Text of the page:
Design Academy Eindhoven Graduation Show
In an era where design education is more focussed on research, graduation exhibitions are getting harder to present. The DAE show held during DDW showcased some bright minds who appear determined to embrace design differently - fewer chairs, more research and an increased emphasis on social design.
It’s harder for graduates to really wow an audience in the current design climate given that a lot of their projects are research-based. This is a good thing. Fewer tricks, far less Dutch humour and an almost somber realization of where the world is headed. Again, all good things.
It does, however, mean that the Design Academy Eindhoven show lacks a bit of the pizzazz that it’s grown famous for. It takes longer to understand the projects and requires a bigger commitment from the visitor. There were a few misses, a lot of middle-ground work and some stand-out projects that showed how some students understand very well the role design must play from here on.
Wouter Lancee’s project set the scene. His films and explanations attracted a constant crowd of onlookers who were not only impressed with his concept, but who couldn’t really believe he had done it.
Fascinated by remorse for past deeds and unable to move on, Lancee decided to visit a priest for a Catholic confession.
“I am a Catholic, but not a practicing one,” Lancee explains. “I am the sort of person who never puts his feelings aside, if something happens I try to deal with it head on.”
After confessing to the priest, Lancee noticed that voicing a regret forces one to relive the actual moment. The hurt and pain returns.
“And it was that feeling that I wanted to try to visualize,” he says.
Lancee’s brother is a tattoo artist so that is a culture he is very familiar with. What he wasn’t sure about was whether a tattoo could be done without ink.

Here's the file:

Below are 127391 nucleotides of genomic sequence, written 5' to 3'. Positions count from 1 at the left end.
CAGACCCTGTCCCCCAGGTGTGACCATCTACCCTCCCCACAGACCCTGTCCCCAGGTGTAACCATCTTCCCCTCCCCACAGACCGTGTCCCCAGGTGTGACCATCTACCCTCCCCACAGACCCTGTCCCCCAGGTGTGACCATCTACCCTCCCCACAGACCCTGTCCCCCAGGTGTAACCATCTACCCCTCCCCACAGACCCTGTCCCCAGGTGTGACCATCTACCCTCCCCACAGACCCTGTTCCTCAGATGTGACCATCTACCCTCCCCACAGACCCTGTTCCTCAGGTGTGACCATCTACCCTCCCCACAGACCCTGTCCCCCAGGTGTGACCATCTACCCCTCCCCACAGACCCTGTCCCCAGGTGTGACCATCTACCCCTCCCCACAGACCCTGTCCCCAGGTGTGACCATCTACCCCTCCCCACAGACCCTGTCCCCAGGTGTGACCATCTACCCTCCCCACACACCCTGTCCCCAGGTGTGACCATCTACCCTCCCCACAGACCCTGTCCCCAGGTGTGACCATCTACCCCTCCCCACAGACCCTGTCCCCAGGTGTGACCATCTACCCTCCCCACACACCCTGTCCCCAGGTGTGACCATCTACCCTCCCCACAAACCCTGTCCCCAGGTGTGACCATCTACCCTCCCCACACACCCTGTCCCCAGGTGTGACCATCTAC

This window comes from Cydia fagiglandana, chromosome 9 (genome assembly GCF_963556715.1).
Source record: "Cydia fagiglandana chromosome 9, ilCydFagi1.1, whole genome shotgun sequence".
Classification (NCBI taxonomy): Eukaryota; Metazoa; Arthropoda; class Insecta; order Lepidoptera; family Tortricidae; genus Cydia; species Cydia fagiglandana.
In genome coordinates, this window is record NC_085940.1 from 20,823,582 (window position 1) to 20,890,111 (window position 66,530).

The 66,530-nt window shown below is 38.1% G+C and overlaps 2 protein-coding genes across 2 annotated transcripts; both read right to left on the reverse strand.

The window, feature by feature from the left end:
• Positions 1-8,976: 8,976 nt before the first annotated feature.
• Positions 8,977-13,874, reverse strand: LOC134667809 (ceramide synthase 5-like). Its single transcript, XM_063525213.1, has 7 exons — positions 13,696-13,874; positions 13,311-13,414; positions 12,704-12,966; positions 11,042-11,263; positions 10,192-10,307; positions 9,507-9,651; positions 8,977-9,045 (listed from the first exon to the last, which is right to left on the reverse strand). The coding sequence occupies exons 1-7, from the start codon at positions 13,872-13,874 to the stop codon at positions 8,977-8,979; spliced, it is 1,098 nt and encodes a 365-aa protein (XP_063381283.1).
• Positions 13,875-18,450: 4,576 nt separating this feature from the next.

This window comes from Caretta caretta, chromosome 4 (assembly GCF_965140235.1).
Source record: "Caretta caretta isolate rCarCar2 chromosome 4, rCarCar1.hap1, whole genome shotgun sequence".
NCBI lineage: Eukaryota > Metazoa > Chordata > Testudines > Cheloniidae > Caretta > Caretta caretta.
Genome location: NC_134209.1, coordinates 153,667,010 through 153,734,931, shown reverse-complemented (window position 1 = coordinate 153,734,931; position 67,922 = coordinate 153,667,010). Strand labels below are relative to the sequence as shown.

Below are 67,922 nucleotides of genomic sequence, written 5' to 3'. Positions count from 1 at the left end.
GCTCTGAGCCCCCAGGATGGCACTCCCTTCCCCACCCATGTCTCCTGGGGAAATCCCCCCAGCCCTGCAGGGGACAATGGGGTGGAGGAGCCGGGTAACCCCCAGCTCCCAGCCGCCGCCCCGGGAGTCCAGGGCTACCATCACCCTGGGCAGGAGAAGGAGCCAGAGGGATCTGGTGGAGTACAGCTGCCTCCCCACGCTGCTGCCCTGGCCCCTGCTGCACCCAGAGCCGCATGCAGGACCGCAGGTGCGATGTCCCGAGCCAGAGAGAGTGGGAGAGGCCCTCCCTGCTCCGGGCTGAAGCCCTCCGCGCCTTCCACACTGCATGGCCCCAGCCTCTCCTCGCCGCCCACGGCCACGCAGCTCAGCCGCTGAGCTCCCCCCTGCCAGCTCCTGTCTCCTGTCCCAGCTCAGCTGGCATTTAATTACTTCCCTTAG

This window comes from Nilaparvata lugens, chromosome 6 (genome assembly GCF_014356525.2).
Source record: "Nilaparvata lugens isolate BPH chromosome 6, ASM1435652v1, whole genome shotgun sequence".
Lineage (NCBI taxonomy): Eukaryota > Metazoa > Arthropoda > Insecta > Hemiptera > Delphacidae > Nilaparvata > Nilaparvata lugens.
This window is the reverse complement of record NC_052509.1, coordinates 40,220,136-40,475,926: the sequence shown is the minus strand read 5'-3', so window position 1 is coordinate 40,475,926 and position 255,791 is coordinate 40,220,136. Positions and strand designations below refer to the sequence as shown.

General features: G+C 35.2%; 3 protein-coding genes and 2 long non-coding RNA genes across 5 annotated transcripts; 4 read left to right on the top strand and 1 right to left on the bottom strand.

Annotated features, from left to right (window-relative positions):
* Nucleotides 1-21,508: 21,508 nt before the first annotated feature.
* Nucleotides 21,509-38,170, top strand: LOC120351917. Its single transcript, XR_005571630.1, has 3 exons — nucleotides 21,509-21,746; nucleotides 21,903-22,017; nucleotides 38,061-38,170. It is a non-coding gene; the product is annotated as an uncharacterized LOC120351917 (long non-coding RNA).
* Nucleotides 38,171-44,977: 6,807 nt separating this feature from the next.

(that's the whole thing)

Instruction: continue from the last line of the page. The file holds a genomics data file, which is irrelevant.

“We didn’t know if anyone had ever done it before,” he says.
After a small experiment on his arm to check that the scars would completely heal, Lancee had his back tattooed with a list of all his sins.
“I wouldn’t have done it if it had left a permanent scar because that would confuse the message,” he says. “I don’t believe you should live with your sins forever because there has to be forgiveness.”
A girlfriend’s abortion, a small boy he bullied at school, drug abuse and general arrogance were some of the regrets Lancee had etched onto his back.
Another project with great impact was by Michael Kluver. He presented a satirical piece that both questioned and challenged the direction design is taking. He based it around the chair – the holy grail of product design and the object every designer aspires to create. His challenge, though, is why?
“Design became so fashionable,” he says. “It is ridiculous. Why do we need a new chair every season?”
Unsurprisingly not all the teachers at the academy reacted well to the project. “Some from different departments thought it rubbed a little too hard against the grain,” he says, “but really I am just posing a question, not being critical.”